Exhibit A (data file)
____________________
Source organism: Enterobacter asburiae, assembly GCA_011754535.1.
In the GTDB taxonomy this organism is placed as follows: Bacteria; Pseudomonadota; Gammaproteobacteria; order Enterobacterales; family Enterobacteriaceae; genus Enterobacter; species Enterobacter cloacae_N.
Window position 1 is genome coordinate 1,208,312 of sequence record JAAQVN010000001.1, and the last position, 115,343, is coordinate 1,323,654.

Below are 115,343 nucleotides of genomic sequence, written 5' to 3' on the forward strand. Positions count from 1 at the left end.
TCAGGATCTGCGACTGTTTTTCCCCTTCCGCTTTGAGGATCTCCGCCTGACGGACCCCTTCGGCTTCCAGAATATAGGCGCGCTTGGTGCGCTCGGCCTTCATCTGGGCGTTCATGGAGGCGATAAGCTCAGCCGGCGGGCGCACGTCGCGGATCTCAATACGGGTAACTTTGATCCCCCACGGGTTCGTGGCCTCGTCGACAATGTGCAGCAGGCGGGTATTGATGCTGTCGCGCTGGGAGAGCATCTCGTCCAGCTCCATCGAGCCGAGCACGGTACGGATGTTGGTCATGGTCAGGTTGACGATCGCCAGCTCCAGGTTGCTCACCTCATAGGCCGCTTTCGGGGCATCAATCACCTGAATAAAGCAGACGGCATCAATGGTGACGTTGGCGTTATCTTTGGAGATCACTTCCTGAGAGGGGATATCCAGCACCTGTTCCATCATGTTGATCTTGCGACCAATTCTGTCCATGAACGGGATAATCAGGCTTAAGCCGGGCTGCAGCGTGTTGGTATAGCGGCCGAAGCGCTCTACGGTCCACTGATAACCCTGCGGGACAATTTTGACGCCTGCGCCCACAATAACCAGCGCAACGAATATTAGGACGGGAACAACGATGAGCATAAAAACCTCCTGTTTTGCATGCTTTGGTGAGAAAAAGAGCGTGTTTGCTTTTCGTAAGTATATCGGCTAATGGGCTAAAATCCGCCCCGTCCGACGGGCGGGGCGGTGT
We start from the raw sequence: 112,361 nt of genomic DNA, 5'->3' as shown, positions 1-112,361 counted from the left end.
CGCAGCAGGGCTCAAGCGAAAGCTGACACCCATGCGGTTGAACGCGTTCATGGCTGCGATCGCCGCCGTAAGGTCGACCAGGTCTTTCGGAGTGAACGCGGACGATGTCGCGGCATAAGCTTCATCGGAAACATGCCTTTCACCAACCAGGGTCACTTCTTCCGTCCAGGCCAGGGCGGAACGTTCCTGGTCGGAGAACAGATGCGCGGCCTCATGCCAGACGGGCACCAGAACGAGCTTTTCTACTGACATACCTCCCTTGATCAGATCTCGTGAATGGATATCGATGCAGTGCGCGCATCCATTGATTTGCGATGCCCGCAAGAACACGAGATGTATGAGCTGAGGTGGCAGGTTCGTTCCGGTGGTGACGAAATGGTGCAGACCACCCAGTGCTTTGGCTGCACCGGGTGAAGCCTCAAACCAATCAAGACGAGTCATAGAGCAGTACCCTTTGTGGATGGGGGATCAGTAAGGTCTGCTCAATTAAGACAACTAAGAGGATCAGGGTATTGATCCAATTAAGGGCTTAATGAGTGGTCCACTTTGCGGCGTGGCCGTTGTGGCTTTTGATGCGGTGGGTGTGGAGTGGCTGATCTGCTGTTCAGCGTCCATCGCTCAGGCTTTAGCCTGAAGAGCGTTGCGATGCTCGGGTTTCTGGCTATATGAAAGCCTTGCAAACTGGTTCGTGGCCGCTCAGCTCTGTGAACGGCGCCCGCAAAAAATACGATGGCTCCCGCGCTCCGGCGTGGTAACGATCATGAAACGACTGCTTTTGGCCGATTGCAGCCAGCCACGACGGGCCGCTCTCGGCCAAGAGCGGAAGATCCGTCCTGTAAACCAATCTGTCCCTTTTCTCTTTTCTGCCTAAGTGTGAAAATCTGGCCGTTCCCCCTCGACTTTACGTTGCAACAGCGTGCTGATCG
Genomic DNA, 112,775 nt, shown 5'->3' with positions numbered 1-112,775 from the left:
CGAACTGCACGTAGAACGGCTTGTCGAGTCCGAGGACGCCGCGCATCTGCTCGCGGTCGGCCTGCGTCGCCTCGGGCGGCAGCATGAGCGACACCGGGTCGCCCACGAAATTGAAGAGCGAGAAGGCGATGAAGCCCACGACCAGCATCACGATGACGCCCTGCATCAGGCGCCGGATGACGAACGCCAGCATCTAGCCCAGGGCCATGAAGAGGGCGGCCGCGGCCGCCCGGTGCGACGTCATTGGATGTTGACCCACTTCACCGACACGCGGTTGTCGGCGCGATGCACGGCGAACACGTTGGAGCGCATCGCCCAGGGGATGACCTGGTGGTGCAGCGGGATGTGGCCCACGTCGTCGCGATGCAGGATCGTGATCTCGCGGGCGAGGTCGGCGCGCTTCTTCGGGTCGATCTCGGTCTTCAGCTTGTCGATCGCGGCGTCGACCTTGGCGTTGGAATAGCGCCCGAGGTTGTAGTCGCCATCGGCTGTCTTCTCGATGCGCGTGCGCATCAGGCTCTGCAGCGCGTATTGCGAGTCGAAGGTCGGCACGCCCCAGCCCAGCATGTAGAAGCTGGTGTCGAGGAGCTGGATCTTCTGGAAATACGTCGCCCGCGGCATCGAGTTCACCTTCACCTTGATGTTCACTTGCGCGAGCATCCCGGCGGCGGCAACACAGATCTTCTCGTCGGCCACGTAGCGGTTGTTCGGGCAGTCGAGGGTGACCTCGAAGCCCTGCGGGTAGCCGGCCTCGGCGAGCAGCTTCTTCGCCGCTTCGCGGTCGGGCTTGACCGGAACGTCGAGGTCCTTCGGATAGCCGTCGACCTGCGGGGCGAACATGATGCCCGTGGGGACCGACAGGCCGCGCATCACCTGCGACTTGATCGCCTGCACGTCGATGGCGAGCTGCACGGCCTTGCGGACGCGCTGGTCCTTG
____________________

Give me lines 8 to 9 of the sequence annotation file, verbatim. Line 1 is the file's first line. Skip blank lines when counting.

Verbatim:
Genomic DNA, 112,775 nt, shown 5'->3' with positions numbered 1-112,775 from the left:
CGAACTGCACGTAGAACGGCTTGTCGAGTCCGAGGACGCCGCGCATCTGCTCGCGGTCGGCCTGCGTCGCCTCGGGCGGCAGCATGAGCGACACCGGGTCGCCCACGAAATTGAAGAGCGAGAAGGCGATGAAGCCCACGACCAGCATCACGATGACGCCCTGCATCAGGCGCCGGATGACGAACGCCAGCATCTAGCCCAGGGCCATGAAGAGGGCGGCCGCGGCCGCCCGGTGCGACGTCATTGGATGTTGACCCACTTCACCGACACGCGGTTGTCGGCGCGATGCACGGCGAACACGTTGGAGCGCATCGCCCAGGGGATGACCTGGTGGTGCAGCGGGATGTGGCCCACGTCGTCGCGATGCAGGATCGTGATCTCGCGGGCGAGGTCGGCGCGCTTCTTCGGGTCGATCTCGGTCTTCAGCTTGTCGATCGCGGCGTCGACCTTGGCGTTGGAATAGCGCCCGAGGTTGTAGTCGCCATCGGCTGTCTTCTCGATGCGCGTGCGCATCAGGCTCTGCAGCGCGTATTGCGAGTCGAAGGTCGGCACGCCCCAGCCCAGCATGTAGAAGCTGGTGTCGAGGAGCTGGATCTTCTGGAAATACGTCGCCCGCGGCATCGAGTTCACCTTCACCTTGATGTTCACTTGCGCGAGCATCCCGGCGGCGGCAACACAGATCTTCTCGTCGGCCACGTAGCGGTTGTTCGGGCAGTCGAGGGTGACCTCGAAGCCCTGCGGGTAGCCGGCCTCGGCGAGCAGCTTCTTCGCCGCTTCGCGGTCGGGCTTGACCGGAACGTCGAGGTCCTTCGGATAGCCGTCGACCTGCGGGGCGAACATGATGCCCGTGGGGACCGACAGGCCGCGCATCACCTGCGACTTGATCGCCTGCACGTCGATGGCGAGCTGCACGGCCTTGCGGACGCGCTGGTCCTTG